Jennifer's Body is the follow-up to writer and producer Diablo Cody's and Jason Reitman's collaboration efforts on Juno. In October 2007, Fox Atomic pre-emptively purchased the rights to Cody's script with Megan Fox to star. Peter Rice, who oversees both Fox Searchlight and Fox Atomic, brought in the project as Fox Searchlight had previously distributed Cody's film Juno.[9] Mason Novick and Reitman's producing parter Dan Dubiecki signed as producers in November 2007 with plans to produce the film under Hard C, which is housed at Fox Searchlight. Reitman commented, "We want to make unusual films, and anything that turns a genre on its ear interests Dan and I."[1] Karyn Kusama was announced as director in January 2008.[10] Kusama said she signed on to the project because of the script. "I was blessed to read this script at a moment where the producers were meeting with directors and it just knocked me out. It was just so original, so imaginative," she stated. "That’s what it is about this script and the world is that it feels like a fairy tale gone psycho and I think that’s what most fairy tales actually started as."[11] Additionally, Cody, Reitman and Kusama knew the film would be R rated. "The language alone is just so..." stated Cody.[11]

In February 2008, a cease and desist was given to a writer at CC2K.com after they posted an advance script review for the film.[12] The Latino Review also posted an advance review.[13] At the time CC2K.com received their cease and desist order, questions were raised why Latino Review's largely positive script review was allowed to stay posted while CC2K was being forced by Fox Searchlight to remove their mainly negative coverage.[14] Although Latino Review was later asked to remove their review, numerous other websites and blogs published their own critiques of the script.[15] [16][17]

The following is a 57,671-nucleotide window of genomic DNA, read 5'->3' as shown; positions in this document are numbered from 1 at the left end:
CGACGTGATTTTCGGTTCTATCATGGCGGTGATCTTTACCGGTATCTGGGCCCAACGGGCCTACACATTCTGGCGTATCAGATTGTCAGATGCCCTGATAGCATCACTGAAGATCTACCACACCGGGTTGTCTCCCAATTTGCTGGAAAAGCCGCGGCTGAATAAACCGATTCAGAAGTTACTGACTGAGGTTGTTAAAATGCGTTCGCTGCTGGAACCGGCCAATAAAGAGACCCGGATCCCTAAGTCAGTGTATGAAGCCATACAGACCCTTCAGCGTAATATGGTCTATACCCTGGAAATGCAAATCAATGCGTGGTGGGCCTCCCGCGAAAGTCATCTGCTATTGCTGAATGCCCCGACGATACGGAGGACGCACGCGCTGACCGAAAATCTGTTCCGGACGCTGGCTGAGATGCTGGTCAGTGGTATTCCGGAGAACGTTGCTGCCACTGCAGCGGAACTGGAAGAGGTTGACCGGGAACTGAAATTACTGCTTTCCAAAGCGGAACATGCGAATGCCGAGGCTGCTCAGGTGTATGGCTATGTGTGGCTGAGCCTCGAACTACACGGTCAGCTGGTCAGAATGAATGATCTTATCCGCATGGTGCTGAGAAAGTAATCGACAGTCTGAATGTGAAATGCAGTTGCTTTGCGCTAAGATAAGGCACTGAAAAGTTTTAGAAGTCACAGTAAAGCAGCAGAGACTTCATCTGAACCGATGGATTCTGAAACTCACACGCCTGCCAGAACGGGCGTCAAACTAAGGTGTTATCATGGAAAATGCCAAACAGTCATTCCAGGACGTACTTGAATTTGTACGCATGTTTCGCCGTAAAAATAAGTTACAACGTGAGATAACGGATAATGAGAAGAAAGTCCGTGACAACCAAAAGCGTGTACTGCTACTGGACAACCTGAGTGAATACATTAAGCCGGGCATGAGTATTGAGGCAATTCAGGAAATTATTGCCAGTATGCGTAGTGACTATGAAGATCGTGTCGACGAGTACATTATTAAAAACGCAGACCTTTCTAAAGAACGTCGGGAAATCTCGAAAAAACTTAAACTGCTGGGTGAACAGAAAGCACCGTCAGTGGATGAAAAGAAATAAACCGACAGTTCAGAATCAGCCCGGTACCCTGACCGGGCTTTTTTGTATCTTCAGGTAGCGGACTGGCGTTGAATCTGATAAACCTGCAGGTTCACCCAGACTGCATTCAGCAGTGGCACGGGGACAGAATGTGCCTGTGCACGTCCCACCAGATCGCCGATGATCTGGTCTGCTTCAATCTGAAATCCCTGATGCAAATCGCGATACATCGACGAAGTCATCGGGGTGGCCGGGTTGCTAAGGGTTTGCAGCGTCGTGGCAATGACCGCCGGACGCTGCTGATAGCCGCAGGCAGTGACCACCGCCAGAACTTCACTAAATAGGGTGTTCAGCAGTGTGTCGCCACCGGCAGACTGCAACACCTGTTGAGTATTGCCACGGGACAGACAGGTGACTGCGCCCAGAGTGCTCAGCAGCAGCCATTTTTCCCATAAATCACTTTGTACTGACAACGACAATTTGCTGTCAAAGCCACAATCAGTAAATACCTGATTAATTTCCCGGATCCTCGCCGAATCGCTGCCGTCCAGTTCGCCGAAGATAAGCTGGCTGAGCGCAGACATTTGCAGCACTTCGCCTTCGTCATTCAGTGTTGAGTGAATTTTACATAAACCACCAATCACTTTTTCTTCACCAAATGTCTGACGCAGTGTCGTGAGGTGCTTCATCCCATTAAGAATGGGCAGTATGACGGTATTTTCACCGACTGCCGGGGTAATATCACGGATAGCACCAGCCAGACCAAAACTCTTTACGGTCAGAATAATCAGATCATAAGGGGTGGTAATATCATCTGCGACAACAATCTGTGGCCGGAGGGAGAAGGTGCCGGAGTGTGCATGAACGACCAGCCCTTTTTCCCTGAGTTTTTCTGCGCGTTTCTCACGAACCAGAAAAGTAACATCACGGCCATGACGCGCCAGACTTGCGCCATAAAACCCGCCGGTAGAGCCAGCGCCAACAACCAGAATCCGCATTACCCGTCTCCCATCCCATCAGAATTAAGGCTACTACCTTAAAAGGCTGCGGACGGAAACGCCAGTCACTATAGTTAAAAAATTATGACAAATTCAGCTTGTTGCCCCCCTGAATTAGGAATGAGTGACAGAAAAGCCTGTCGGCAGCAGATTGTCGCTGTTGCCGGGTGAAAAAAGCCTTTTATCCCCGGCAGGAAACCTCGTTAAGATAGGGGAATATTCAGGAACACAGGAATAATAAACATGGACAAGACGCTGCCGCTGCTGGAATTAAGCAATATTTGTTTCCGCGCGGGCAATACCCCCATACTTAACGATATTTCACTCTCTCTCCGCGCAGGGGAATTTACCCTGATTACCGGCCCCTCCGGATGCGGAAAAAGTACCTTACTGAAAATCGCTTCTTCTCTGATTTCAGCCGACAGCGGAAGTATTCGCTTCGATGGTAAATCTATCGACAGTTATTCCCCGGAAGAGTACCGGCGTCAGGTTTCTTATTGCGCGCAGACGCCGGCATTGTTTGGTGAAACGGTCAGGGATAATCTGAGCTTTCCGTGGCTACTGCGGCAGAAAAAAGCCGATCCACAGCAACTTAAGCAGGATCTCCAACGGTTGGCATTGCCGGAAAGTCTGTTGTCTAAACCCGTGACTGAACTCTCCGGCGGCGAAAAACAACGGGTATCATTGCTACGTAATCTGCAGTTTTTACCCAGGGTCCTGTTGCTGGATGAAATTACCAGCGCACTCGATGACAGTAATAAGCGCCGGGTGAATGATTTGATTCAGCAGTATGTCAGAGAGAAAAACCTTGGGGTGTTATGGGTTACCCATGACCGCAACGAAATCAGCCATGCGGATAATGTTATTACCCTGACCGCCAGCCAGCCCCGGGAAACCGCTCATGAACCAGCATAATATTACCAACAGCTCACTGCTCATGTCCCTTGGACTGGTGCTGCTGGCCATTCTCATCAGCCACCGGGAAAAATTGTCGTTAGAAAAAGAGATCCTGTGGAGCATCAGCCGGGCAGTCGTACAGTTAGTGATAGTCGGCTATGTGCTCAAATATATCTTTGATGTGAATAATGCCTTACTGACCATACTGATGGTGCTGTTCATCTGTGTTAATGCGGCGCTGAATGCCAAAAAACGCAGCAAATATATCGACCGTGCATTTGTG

Cody stated that when writing the script, she was "simultaneously trying to pay tribute to some of the conventions that we’ve already seen in horror, yet, at the same time, kind of turn them on their ear".[11] One of her influences from the 80s horror genre was the film The Lost Boys. She she wanted to "honor that, and at the same time, [she] had never really seen this particular subgenre done with girls and [she] tried to do a little of both".[11] Despite this, she said she had noticed that "the last survivor standing in the typical horror film is a woman" and that because of this she feels "horror has always had kind of a feminist angle to it in a weird way and, at the same time, it’s kind of delightfully exploitative". Jennifer's Body could play on both of these aspects.[11]